Bob was fairly new in town from Vancouver and quite unexpectedly a musician who owed him for a gig paid him right then and there, in cash. With this sudden bonanza in hand and no hesitation whatsoever, Bob turned to Keith and me and said, “Quick, lemme buy you guys a cognac before I get home and my wife blows the rest of this on bills.” It killed us, and the cognac tasted that much sweeter for the world-weary sentiment of Bob’s gallows delivery.
It reminds me now of another dear-departed friend, Rob McConnell. He would have been delighted by Bob Murphy’s ironic gesture and would have said, “These are the kinds of musicians we need.” Because, while he valued those who had the usual skills of sight reading, good time, blowing on changes and so on, he most of all treasured ones who knew how to drink and tell stories, how to conduct themselves at a bar with some wit and congeniality. “This band builds bars!” he’d say, followed by his trademark “After all…. we’re not camels!”
So here’s a glass raised to those three worthies, and so many others I’ve known who had such spirit, humour and generosity, and who were never, ever, boring. Like the song says, “We’ll drink a cup of kindness yet……”
Getting back to my new coat, an unexpected side benefit of it is that it’s eased a case of anorak-angst, or maybe parka-envy, that’s been building in me for the past several winters while riding the subway every day in rush hour. It’s mostly from seeing too many of those CANADA GOOSE ARCTIC PROGRAM status-symbol jobs. You know, the ones with this omnipresent logo on the upper arm:
I don’t have anything against these parkas, per se. They’re well-made and will probably last a long time, so they may be worth the exorbitant price tag. And there may even be an environmental benefit behind them, as the label implies. Although, I suspect this is a snow-job, pun fully intended. I certainly don’t hold anything against anyone who wears one. One of my favourite people, Patti Loach, has a slim steel-blue one that looks fabulous on her. But then again, Patti would look terrific in burlap.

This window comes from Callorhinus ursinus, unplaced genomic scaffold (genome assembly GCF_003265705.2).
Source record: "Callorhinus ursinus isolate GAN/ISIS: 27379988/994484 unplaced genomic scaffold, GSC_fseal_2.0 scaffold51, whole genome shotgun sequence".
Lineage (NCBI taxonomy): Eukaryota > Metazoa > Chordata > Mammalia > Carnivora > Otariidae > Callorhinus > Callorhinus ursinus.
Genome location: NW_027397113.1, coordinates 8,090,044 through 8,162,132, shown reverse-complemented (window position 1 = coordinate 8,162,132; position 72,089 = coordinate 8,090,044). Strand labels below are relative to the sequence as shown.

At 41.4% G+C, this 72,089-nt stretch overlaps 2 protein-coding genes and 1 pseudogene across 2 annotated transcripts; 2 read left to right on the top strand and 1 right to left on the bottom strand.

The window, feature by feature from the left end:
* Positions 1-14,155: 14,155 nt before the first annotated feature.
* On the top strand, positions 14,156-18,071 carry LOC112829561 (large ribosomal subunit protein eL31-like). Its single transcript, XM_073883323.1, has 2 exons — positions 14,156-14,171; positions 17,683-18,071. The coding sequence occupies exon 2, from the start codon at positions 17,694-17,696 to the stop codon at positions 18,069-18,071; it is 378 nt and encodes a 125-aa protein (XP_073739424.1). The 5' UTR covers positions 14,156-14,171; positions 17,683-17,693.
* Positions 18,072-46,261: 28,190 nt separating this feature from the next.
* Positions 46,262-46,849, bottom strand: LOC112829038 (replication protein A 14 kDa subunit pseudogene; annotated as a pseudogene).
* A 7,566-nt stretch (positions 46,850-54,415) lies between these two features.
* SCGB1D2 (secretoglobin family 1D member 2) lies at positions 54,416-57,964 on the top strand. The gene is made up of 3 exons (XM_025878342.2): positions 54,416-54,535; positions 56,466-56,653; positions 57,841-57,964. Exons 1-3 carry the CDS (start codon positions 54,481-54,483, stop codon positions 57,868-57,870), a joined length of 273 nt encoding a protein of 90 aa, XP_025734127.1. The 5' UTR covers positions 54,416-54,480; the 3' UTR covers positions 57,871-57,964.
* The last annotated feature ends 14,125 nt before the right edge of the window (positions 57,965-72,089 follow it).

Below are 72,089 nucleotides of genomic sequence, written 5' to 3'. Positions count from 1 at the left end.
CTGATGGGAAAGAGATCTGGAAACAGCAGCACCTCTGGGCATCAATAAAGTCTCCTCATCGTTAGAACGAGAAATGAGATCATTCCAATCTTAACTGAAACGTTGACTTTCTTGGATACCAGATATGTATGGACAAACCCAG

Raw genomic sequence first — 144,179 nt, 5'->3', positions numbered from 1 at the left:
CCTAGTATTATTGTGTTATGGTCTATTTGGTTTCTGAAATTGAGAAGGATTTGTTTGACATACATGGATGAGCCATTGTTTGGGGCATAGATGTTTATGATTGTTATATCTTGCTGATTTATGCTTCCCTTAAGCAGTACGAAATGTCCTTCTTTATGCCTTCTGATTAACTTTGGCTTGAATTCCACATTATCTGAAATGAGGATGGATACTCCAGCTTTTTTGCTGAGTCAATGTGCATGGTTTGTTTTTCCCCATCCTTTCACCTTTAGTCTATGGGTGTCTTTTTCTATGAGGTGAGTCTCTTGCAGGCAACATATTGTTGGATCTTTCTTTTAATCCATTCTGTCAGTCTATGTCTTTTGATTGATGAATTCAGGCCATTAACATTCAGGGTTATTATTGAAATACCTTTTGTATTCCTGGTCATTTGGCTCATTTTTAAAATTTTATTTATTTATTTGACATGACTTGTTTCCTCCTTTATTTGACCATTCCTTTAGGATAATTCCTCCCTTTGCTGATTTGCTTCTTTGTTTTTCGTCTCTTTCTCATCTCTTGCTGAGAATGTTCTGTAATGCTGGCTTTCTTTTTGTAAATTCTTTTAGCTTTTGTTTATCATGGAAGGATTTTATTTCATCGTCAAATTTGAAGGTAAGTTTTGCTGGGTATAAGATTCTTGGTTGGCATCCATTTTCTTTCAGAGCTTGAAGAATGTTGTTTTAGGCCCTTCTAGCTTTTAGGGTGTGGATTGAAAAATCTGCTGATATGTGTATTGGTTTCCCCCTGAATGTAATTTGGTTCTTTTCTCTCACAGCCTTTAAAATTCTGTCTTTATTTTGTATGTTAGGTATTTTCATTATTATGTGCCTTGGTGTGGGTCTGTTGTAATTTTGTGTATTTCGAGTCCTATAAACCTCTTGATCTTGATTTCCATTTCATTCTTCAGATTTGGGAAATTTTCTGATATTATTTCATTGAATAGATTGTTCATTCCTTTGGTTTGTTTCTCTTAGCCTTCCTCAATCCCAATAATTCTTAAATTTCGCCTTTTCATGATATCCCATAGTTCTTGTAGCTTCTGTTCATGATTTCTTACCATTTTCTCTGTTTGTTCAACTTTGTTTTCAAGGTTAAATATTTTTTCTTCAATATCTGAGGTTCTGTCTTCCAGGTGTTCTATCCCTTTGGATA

They come in a huge variety of sizes and styles – short, medium, and long, puffy or slender – and a dazzling array of colours. So I’ve figured out it must be the day-in, day-out ubiquity of that ICE STATION ZEBRA logo that has started to drive me batty. As a jazz musician, I’ve never done well with repetition, and if I had a dollar for every time I’ve seen one of these patches I could afford to buy one of these bad boys. Maybe even several. Of course, I would have spent the money on a few Mosaic box-sets, but never mind.
These Goosey Gander parkas even come in faux-camo, which I just don’t get. I mean, if you’re spending this kind of money on a super-deluxe coat you’re presumably older than ten, so why would you want to pretend to be a soldier? Isn’t this offensive to the military, on some level? As in, “Like, dude, I know you’re an actual soldier and any day you may be going off to fight a war somewhere in real army gear and might get killed. But in the meantime, I just wanted to make this really cool, edgy fashion statement. It’s all good, bro, you’re down with that, right?” Aarrggh…….
My coat is not as chic a winter fashion statement as the bright purple GOOSE one I saw the other day, which nearly sent me into conniptions. But with the Canadian flag and a ROOTS logo on the left arm, and the HOMETOWN HOCKEY crest on the right, mine certainly raises the patriotic ante. This is not entirely comfortable for me either, I feel like an unaccustomed Johnny Canuck in this rig. Hey, maybe a parka is the second-last refuge of a scoundrel. Hell, I don’t know, it could even have been a contributing factor to my last post – the cozy warmth and vague nationalism of the down may have allowed me to look at snow a little more fondly, with less of a jaundiced eye.
Anyway, I love my parka so much I’ve named it “Charlie”, as in Charlie Parka.
Sorry, but I’ve never been able to resist a good pun. Or a bad one, as the case may be.
Happy New Year, if it ain’t out of keepin’ with the situation. And here’s to absent friends.
© 2017, Steve Wallace. All rights reserved.